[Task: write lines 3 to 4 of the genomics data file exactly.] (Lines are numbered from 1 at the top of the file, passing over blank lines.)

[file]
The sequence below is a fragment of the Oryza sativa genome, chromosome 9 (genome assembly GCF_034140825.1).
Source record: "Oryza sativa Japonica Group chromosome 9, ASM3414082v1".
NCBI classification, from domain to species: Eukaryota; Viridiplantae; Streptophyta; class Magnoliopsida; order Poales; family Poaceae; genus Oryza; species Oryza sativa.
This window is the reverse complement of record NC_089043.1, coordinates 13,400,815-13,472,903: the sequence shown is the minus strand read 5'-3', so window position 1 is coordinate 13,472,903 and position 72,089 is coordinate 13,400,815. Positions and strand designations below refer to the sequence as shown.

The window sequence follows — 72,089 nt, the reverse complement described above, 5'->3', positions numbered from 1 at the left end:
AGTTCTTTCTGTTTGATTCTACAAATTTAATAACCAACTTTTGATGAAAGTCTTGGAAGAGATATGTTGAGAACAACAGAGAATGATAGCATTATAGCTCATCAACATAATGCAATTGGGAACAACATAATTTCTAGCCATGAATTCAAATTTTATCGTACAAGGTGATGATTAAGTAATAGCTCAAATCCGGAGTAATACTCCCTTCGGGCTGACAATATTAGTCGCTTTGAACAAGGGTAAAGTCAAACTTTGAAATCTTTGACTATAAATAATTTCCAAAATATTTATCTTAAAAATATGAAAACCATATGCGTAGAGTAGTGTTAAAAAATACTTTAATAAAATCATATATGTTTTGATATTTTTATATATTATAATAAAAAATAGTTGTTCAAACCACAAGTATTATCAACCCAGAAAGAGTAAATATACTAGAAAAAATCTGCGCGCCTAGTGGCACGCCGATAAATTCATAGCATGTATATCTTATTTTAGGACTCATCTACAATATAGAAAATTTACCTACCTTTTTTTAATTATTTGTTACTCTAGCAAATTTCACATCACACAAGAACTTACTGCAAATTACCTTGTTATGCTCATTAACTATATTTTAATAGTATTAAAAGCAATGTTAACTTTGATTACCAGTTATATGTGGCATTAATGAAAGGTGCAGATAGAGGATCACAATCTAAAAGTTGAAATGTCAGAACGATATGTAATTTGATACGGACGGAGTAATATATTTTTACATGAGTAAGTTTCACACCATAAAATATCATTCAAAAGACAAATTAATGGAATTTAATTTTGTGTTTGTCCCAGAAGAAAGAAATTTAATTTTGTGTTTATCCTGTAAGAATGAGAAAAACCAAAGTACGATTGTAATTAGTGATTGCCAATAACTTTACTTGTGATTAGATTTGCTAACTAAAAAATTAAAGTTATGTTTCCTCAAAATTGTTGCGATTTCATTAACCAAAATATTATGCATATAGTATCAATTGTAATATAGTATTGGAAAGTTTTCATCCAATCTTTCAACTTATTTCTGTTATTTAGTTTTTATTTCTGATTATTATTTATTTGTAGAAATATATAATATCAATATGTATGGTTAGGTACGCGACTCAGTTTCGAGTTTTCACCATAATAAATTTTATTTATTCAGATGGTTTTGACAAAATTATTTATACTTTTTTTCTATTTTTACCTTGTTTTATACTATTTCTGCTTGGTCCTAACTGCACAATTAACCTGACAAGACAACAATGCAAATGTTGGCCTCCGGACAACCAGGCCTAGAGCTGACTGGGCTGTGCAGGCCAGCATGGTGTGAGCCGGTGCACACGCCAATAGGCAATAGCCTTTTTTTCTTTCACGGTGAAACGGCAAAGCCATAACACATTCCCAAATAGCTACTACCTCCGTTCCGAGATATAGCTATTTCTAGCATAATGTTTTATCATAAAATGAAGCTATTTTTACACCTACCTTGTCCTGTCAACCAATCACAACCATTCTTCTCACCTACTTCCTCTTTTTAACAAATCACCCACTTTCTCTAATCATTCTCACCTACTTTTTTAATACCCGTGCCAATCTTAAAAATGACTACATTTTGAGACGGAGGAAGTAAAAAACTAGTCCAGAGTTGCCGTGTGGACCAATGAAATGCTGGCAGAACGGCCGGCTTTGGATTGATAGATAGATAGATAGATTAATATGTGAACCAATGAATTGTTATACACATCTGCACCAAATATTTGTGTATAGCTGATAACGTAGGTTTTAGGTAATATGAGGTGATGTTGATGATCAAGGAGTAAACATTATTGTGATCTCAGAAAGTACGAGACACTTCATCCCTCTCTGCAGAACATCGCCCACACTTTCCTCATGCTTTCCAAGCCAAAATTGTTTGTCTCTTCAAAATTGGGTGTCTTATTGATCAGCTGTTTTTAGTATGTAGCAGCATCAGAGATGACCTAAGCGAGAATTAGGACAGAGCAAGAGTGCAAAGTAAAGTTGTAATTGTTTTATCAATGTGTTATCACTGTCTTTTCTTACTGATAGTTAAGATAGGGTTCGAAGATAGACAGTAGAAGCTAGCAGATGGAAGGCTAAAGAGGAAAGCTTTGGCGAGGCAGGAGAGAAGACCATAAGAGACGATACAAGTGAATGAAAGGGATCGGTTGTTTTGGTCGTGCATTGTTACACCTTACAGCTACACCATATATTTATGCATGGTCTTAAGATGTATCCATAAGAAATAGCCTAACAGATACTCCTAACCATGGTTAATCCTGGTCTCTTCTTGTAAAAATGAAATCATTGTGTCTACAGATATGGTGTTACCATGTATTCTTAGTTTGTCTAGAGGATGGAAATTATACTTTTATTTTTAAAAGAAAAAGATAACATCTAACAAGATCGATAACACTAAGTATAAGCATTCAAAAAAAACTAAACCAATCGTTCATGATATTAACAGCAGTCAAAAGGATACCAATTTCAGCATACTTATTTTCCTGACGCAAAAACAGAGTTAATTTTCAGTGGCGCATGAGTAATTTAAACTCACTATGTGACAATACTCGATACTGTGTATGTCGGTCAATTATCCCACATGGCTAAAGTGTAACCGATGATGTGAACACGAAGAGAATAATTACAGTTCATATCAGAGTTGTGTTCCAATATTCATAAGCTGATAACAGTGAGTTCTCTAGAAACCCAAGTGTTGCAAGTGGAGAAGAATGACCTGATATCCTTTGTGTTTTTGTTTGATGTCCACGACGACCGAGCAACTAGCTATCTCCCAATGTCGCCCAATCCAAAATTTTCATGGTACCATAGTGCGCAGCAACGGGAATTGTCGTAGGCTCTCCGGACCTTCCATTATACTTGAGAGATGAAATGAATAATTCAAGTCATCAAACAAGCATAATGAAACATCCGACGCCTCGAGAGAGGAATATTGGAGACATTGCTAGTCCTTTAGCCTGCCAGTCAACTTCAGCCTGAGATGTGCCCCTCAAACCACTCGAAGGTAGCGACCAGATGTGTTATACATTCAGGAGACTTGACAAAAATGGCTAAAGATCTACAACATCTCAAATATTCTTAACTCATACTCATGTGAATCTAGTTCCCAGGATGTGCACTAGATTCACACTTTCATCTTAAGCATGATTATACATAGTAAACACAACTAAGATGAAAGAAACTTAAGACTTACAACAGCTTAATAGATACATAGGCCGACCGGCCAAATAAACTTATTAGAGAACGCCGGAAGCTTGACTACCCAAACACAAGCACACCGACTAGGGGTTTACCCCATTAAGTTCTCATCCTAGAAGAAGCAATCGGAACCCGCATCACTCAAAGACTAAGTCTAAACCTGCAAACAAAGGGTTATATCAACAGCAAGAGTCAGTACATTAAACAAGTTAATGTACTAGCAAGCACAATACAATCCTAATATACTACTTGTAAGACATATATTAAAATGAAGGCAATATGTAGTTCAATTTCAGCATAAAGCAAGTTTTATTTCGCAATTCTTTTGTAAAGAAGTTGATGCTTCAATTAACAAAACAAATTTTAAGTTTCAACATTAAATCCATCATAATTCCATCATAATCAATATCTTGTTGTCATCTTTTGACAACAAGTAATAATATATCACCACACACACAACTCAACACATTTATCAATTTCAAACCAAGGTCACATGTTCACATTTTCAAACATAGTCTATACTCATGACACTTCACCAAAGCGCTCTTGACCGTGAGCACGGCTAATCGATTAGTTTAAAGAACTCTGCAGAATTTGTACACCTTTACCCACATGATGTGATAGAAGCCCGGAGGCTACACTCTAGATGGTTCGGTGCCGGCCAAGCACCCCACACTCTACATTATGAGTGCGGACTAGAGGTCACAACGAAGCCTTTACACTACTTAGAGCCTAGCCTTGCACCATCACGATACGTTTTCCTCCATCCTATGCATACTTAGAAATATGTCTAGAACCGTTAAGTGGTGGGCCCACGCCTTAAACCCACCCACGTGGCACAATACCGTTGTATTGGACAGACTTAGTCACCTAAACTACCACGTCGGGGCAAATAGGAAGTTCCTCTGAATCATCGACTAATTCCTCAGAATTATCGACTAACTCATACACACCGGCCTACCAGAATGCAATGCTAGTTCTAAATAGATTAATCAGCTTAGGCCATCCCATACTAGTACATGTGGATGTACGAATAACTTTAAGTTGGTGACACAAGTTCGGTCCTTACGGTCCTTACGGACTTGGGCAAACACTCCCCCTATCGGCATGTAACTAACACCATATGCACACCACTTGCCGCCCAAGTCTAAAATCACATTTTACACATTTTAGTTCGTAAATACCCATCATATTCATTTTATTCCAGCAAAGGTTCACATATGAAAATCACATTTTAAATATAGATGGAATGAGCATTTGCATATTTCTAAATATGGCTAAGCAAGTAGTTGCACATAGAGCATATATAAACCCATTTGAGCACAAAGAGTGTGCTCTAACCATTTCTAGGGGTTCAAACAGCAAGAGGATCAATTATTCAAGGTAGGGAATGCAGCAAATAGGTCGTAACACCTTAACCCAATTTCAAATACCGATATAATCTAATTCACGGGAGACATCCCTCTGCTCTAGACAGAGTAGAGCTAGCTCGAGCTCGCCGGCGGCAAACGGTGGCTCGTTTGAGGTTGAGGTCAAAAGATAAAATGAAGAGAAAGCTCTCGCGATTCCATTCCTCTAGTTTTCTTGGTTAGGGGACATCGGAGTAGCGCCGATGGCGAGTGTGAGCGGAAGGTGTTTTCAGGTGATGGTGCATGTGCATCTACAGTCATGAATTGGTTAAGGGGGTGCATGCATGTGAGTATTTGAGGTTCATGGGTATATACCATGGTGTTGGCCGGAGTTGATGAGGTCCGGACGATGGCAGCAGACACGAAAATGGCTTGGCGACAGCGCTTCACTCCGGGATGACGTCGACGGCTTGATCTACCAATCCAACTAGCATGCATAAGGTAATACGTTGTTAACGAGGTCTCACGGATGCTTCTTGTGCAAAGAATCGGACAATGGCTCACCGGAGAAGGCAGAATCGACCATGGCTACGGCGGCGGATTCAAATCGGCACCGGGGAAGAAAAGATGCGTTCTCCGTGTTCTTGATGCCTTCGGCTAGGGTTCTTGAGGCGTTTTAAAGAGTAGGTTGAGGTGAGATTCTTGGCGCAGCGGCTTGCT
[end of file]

NCBI classification, from domain to species: Eukaryota; Viridiplantae; Streptophyta; class Magnoliopsida; order Poales; family Poaceae; genus Oryza; species Oryza sativa.
This window is the reverse complement of record NC_089043.1, coordinates 13,400,815-13,472,903: the sequence shown is the minus strand read 5'-3', so window position 1 is coordinate 13,472,903 and position 72,089 is coordinate 13,400,815. Positions and strand designations below refer to the sequence as shown.